Thomas Jefferson Papers

To Thomas Jefferson from John Bondfield, 6 October 1787

From John Bondfield

Bordeaux 6 October 1787


At my return from the Country I found the inclosed letter on my Desk which I omitted in mine of the 21st. Ulto.

Every appearance here bespeaks preparatives for offensive or deffensive measures. All the workmen in the different branches of the Marine Service are took up and sent to the different arsenals and orders are come to the Marine Board not to grant any more seamen leave to embark til further orders.

Should hostilities take place the American Navigation if Neutre will reap great advantages but great abuses will take place which it will be difficult to prevent. The conections betwixt England and America will facilitate the means to obtain Cover for British bottoms under American Registers. France cannot enjoy the like advantages. Difference of Language and other striking objects will make any attemps of false papers subject to more rigourous scrutin. The Courts of both Nations will have employment from the contests that will arise. Nothing less than an Act of Navigation carrying protection to American Built ships only with other partial cloggs can free the Americans from lending their names and transfering to other Nations the advantages which circumstances would give them exclusively.

We have many arrivals of late from America the wharehouses fill and little prospect of being spe[edily] emptied. I am assured from good authority that the Farmers at this day have upwards of two Year’s consumation in Store. By what I can learn all or the greatest part of the Tobaccos here are for account of London and Glasgow Houses who speculated in Virginia and that the Virginia planter will be but little affected by the result of this market. It is true Tobaccos had got up a few shillings in Virginia but the Exchange was at forty on London which ballanced the advance, and the new Crop will bring the prices to the former level. In England and Holland Tobaccos are at 22.2¾ and 3d. At both markets heavy charges attend. Our charges are very moderate, and at equal prices ours is a better market. I could wish to see a steddy intercourse established betwixt Virginia and this City but the repeated retard that all consignments meet with in having returns, deters us from speculating, and all the consignments from Virginia having fallen on the English line, where conections have another tendance, I do not find a single House established in a respectable solid line. The measures taking in the Convention at Philadelphia appear to be conducted with secrecy or at least the arrivers are entirely unacquainted of any diliberations resolved on.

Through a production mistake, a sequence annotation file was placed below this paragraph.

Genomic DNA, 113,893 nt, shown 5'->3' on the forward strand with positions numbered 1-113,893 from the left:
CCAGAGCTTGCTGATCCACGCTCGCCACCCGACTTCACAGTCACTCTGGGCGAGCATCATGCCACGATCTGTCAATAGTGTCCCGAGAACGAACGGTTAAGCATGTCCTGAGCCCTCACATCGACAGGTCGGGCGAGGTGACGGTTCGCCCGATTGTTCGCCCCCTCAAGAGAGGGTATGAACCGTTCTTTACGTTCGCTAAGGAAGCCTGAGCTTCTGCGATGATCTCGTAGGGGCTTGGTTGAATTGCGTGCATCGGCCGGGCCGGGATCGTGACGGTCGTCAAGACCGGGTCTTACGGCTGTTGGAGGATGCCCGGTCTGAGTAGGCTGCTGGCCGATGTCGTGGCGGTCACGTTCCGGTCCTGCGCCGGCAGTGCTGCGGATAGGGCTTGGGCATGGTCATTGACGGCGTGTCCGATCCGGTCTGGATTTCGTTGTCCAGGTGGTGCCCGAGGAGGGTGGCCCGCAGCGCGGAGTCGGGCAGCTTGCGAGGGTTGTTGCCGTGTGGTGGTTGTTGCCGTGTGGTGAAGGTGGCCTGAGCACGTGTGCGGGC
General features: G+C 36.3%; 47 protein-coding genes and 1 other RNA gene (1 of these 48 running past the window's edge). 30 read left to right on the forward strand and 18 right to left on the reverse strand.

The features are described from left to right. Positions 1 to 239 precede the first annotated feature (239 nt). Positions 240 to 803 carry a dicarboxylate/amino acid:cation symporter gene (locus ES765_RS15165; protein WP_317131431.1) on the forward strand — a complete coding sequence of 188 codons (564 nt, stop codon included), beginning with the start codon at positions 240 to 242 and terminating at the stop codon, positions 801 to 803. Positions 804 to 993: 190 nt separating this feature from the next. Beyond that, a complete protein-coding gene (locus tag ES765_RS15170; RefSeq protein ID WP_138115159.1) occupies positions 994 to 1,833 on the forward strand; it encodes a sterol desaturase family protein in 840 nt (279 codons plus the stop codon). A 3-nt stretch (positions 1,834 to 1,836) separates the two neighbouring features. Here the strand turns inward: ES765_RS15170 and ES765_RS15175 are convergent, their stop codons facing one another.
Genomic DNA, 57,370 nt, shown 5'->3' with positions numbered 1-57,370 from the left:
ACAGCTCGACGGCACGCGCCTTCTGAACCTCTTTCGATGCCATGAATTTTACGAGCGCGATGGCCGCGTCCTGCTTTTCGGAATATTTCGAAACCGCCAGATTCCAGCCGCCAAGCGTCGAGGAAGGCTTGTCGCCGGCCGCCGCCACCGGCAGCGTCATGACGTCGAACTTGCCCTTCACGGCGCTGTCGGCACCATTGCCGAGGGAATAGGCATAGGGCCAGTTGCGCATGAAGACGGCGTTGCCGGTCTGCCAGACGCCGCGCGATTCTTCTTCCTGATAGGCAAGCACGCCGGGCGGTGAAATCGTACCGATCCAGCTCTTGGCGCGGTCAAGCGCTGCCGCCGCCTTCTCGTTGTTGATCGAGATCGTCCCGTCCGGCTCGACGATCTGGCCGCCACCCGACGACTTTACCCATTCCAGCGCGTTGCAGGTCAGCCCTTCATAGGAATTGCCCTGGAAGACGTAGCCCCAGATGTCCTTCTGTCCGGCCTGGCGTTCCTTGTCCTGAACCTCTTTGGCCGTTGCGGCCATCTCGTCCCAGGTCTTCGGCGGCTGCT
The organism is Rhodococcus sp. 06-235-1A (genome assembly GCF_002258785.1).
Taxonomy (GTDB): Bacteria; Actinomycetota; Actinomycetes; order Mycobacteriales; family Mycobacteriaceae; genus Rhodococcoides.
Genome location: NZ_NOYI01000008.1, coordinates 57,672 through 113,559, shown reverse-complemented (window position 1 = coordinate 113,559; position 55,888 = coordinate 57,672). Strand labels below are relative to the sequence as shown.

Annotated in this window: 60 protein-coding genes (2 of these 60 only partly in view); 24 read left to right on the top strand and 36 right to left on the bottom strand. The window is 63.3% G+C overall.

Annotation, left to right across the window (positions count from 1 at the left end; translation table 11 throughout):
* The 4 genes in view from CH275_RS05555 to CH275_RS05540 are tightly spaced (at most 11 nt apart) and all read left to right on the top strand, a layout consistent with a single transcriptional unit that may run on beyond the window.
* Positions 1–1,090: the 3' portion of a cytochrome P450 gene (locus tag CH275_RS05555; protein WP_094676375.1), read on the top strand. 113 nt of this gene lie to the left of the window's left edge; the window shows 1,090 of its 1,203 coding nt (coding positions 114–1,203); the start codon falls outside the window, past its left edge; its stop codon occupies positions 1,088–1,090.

With due respect I have the honor to be Sir Your very hble Servant,

John Bondfield

RC (DLC); addressed and endorsed. Recorded in SJL as received 10 Oct. 1787. Enclosure: TJ to Blanchard, 9 Sep. 1787 (see Bondfield to TJ, 21 Sep. 1787).

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